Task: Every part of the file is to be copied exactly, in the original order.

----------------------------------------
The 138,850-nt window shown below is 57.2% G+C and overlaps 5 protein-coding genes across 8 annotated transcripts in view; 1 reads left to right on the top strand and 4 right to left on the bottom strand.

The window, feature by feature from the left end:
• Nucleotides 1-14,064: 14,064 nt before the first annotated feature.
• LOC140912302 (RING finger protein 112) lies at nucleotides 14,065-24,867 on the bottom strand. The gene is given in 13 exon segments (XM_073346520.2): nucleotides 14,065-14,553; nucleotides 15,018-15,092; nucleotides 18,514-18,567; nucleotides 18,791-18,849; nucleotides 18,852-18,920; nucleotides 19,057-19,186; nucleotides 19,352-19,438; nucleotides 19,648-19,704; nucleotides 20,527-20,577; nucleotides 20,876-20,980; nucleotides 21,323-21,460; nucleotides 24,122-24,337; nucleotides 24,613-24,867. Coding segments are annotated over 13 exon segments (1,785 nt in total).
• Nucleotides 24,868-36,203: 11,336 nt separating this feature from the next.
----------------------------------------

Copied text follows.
The 138,850-nt window shown below is 57.2% G+C and overlaps 5 protein-coding genes across 8 annotated transcripts in view; 1 reads left to right on the top strand and 4 right to left on the bottom strand.

The window, feature by feature from the left end:
• Nucleotides 1-14,064: 14,064 nt before the first annotated feature.
• LOC140912302 (RING finger protein 112) lies at nucleotides 14,065-24,867 on the bottom strand. The gene is given in 13 exon segments (XM_073346520.2): nucleotides 14,065-14,553; nucleotides 15,018-15,092; nucleotides 18,514-18,567; nucleotides 18,791-18,849; nucleotides 18,852-18,920; nucleotides 19,057-19,186; nucleotides 19,352-19,438; nucleotides 19,648-19,704; nucleotides 20,527-20,577; nucleotides 20,876-20,980; nucleotides 21,323-21,460; nucleotides 24,122-24,337; nucleotides 24,613-24,867. Coding segments are annotated over 13 exon segments (1,785 nt in total).
• Nucleotides 24,868-36,203: 11,336 nt separating this feature from the next.